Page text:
Modern technology is constantly advancing and growing ever more complex. Whilst these advancements can be fantastic they also bring the potential for new threats to our safety and security. One such threat is GNSS or GPS spoofing. In this article, we will attempt to explain GPS spoofing, the different methods used, and how we can better protect ourselves against spoofing.
What is GPS spoofing?
GNSS (or GPS) spoofing is a type of attack where an unauthorized user sends false signals to a GPS receiver in order to trick it into believing it’s located somewhere else.
The goal of GNSS spoofing is usually to confuse and distract the navigating device.
Spoofing can also enable the attacker to do the following:
- Manipulate the GNSS receiver’s clock so that it appears to be out of sync i.e. running slower or faster than it should be
- Transmitting false ephemeris data that could cause the GNSS receiver to place itself at the wrong location
- Inject false almanacs that could cause the GNSS receiver to lose track of which satellites it should be tracking and therefore cause confusion
What is Ephemeris Data?
GPS satellite transmissions contain data about their current location, timing, and “state”. This data is known as ‘ephemeris data‘, and it’s used by GPS receivers to estimate their locations relative to the transmitting satellite. This then enables the receiver to determine their positions on earth.
Types of GNSS / GPS Spoofing Attacks
The ultimate goal of any spoofing attack is to trick a GPS receiver and there are various methods available in order to achieve this deception. Depending upon the methods used, we can categorize the various approaches as follows:
These types of attacks are probably the most basic type of GNSS spoofing methods. They involve recording the signal received from the satellites at a given location. This signal is then delayed and then retransmitted to the victims’ device at another location.
In the overall scheme of things, meaconing attacks are pretty easy to carry out as the attacker does not have to build the signal from scratch. All it needs is the appropriate front end equipment for the recording of the signal and then a device that is capable of transmitting the recorded signal.
What exactly is Meaconing?
It’s a term used to describe the process of intercepting and then rebroadcasting navigational signals. It is typically done in order to confuse the enemy (or perhaps some competitors) by providing incorrect bearings. In other words, the authentic signals are changed to provide a fake signal which then furnishes a false location.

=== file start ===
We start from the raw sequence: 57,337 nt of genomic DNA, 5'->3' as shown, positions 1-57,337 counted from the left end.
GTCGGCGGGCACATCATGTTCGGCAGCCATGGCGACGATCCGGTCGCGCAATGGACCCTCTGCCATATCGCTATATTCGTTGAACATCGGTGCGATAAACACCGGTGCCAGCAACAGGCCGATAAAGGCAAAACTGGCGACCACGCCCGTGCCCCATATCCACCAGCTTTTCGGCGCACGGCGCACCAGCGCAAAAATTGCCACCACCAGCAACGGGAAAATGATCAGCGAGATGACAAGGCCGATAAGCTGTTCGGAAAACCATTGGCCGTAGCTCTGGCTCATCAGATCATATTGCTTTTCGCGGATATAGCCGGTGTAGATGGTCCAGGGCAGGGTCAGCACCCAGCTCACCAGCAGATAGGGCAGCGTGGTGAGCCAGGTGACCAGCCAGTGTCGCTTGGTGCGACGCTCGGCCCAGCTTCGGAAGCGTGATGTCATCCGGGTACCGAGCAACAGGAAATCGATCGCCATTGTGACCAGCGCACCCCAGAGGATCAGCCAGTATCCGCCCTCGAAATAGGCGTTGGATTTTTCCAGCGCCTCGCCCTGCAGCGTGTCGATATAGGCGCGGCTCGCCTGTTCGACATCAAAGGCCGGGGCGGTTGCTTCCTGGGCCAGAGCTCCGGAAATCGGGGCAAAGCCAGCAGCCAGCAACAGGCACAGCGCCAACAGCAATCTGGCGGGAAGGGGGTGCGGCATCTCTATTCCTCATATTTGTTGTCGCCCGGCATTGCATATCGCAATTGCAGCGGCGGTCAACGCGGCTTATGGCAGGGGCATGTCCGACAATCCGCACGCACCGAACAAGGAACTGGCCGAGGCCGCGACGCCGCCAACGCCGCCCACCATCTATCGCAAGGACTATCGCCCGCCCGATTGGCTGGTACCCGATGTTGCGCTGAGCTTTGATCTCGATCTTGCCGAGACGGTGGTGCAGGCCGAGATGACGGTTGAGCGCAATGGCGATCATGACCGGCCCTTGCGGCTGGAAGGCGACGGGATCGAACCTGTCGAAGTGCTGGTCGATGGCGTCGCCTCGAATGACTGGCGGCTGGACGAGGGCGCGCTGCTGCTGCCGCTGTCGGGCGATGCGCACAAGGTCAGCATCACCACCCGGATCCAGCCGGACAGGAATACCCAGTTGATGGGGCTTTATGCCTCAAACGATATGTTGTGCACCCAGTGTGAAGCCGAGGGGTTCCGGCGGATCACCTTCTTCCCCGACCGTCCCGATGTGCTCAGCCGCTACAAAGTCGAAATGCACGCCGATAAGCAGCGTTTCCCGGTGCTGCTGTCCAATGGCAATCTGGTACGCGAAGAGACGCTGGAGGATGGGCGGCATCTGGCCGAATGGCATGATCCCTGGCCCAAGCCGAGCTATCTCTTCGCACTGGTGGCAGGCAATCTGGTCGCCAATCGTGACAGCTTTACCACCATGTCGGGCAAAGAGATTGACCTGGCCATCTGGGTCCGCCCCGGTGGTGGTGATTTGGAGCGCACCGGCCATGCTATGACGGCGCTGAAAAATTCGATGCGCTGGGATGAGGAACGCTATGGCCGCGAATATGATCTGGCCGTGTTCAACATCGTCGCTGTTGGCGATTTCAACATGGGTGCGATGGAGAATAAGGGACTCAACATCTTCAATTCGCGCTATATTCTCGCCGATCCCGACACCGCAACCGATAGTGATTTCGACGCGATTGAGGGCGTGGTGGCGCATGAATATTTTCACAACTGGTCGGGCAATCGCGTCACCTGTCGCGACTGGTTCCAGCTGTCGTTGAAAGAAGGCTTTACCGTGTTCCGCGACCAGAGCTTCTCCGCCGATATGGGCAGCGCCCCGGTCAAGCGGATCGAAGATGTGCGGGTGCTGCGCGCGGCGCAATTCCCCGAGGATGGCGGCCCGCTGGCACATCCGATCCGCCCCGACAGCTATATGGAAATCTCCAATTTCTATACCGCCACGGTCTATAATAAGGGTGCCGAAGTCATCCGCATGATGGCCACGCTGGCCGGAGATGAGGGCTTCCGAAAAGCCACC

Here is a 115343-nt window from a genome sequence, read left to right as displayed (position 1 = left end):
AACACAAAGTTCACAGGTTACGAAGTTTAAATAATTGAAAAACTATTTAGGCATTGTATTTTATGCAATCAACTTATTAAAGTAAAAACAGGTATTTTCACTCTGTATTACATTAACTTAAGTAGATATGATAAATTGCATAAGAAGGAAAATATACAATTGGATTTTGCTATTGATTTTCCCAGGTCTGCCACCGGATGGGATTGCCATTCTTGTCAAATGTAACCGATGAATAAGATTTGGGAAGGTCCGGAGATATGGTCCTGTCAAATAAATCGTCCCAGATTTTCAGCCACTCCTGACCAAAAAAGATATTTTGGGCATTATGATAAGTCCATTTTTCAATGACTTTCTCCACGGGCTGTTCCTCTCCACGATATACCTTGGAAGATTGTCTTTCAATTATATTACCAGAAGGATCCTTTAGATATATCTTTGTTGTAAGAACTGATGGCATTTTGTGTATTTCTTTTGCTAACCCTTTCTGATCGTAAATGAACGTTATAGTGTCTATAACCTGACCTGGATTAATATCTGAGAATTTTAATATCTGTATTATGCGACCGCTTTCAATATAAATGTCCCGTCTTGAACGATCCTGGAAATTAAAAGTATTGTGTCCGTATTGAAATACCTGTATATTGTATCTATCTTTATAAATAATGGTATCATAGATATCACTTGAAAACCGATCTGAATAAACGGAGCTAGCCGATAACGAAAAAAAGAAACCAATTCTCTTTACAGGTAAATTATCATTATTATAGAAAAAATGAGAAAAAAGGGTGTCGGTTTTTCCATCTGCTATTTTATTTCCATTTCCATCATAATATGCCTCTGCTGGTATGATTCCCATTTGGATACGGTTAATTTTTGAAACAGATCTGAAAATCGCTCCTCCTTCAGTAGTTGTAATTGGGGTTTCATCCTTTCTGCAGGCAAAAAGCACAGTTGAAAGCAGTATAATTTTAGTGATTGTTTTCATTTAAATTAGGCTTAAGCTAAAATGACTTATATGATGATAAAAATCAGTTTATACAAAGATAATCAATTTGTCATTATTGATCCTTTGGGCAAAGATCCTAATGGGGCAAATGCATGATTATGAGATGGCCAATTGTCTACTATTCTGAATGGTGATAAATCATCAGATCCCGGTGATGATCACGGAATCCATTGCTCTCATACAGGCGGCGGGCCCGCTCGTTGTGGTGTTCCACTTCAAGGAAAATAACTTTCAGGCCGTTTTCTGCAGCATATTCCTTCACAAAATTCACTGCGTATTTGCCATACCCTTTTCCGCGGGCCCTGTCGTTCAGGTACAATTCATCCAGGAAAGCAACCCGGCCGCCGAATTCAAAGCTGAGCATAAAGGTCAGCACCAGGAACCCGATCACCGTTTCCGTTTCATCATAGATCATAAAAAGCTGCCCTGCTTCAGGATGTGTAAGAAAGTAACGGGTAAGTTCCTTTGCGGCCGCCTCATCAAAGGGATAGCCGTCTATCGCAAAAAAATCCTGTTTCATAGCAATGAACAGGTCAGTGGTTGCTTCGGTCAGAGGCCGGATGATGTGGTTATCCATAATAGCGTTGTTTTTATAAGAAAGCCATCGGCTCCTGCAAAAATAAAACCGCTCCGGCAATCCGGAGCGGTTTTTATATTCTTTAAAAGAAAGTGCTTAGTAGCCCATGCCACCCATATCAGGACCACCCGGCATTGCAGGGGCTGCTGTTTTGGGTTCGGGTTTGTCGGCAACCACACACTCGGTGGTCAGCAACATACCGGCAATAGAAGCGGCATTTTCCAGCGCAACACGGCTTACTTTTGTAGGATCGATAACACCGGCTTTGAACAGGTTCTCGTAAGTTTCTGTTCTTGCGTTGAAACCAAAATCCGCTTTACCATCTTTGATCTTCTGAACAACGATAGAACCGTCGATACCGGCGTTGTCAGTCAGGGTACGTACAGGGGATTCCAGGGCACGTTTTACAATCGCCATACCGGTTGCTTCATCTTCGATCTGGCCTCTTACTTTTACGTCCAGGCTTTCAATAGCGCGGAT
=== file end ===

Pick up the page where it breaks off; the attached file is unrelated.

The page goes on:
Nowadays, there are software packages that make things even easier for an attacker. Both the recording and the replaying of the satellite signals can be done with the help of a signal front-end device. For instance, Devices such as the HackRF One, the Adalm Pluto, or the USRP can be connected to your computer and with the help of the software it’s possible to turn them into GNSS receivers.
After recording the signal for a specific duration, another software algorithm can be used to transmit that signal. The attacker won’t, however, enjoy a completely pain-free process as during the transmission of the signal there needs to be a stable clock to generate rock-solid signals.
The Simplistic Spoofing Attack
For a simplistic spoofing attack, a complete signal needs to be designed from scratch. The formulation of a GNSS signal is a fairly straightforward task as both the signal and the message structure are openly available.
These details can be found in the interface control document of the respective system. The fact that this information is so easy to obtain has led to this type of spoofing becoming one of the most common attacks.
GPS simulators are most commonly utilized in order to carry out an oversimplified spoofing attack. These devices can generate the signal for specific locations. Simulators can either be hardware-based or software-developed, which again, results in making these kinds of attacks a little more common in occurrence.
The main drawbacks of this type of attack are that the signals generated through this method are not synchronized. Apart from that, the satellite included in the signal are completely a guess, and it can be different from the real situation.